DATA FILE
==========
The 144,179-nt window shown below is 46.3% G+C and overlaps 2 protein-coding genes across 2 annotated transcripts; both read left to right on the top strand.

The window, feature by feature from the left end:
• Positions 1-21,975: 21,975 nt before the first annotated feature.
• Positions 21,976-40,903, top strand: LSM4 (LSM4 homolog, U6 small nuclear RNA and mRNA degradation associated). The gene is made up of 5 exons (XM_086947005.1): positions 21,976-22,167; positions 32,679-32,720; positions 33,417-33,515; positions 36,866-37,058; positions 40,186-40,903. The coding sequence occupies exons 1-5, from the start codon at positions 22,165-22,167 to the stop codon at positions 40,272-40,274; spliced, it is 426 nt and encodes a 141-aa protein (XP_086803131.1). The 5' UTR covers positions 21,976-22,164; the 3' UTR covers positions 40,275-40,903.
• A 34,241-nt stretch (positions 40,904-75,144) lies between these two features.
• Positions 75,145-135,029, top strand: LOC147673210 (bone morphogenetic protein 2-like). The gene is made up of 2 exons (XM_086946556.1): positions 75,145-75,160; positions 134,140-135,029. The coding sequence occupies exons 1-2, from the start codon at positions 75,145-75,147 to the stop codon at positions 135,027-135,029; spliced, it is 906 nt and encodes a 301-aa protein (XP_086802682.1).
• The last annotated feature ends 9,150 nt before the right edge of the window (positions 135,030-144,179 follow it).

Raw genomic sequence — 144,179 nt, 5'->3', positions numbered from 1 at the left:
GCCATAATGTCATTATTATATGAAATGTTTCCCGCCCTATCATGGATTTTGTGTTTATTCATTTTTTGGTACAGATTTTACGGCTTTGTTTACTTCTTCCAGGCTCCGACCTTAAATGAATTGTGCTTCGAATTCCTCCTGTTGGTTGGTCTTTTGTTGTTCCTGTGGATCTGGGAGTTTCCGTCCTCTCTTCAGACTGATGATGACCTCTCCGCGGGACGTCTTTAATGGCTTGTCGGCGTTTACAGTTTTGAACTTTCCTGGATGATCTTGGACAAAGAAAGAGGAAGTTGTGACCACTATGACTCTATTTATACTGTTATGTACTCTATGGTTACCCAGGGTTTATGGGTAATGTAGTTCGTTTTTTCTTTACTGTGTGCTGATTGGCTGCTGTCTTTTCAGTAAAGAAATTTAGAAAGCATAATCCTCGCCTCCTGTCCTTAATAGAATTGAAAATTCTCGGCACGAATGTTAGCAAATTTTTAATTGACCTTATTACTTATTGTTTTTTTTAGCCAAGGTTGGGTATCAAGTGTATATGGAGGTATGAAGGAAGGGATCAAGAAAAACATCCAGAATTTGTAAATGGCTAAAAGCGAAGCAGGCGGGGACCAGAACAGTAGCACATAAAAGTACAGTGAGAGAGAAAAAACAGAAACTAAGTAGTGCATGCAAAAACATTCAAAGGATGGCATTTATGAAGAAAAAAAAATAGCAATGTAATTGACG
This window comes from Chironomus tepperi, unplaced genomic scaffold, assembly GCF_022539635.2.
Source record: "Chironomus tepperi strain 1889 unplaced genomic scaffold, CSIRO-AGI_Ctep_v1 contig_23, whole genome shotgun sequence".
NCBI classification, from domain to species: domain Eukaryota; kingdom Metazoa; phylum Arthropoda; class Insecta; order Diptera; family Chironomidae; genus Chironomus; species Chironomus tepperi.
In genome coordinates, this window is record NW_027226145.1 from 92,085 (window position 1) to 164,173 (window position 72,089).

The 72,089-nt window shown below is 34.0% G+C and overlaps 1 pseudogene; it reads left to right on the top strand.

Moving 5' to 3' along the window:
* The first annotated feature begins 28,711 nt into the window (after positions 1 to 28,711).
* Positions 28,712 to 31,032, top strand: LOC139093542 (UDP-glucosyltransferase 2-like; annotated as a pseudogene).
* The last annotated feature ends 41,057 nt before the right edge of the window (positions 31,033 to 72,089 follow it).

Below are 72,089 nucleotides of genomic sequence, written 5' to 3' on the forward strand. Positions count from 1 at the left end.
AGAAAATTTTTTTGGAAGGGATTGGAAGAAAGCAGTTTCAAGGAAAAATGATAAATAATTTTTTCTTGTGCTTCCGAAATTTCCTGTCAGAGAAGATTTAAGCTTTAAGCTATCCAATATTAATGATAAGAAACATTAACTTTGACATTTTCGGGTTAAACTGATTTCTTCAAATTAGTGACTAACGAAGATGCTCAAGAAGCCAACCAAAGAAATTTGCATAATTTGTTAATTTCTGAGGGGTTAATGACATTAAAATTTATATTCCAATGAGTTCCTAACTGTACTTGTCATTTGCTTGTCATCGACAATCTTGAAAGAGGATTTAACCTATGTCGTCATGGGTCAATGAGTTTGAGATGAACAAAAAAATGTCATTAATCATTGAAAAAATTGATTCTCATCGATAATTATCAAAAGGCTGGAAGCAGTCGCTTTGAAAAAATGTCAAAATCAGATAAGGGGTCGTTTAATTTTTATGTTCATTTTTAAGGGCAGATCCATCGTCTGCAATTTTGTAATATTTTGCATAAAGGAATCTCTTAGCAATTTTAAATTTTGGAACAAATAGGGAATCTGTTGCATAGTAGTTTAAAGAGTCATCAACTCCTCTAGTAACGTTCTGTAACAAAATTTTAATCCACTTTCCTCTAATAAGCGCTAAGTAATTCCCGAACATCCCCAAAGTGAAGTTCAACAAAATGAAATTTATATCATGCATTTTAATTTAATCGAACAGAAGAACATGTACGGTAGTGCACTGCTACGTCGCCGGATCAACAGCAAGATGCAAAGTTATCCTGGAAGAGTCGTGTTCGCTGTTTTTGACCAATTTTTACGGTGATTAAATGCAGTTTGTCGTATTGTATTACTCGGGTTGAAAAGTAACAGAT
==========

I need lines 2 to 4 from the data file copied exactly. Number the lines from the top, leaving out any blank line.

The window, feature by feature from the left end:
• Positions 1-21,975: 21,975 nt before the first annotated feature.
• Positions 21,976-40,903, top strand: LSM4 (LSM4 homolog, U6 small nuclear RNA and mRNA degradation associated). The gene is made up of 5 exons (XM_086947005.1): positions 21,976-22,167; positions 32,679-32,720; positions 33,417-33,515; positions 36,866-37,058; positions 40,186-40,903. The coding sequence occupies exons 1-5, from the start codon at positions 22,165-22,167 to the stop codon at positions 40,272-40,274; spliced, it is 426 nt and encodes a 141-aa protein (XP_086803131.1). The 5' UTR covers positions 21,976-22,164; the 3' UTR covers positions 40,275-40,903.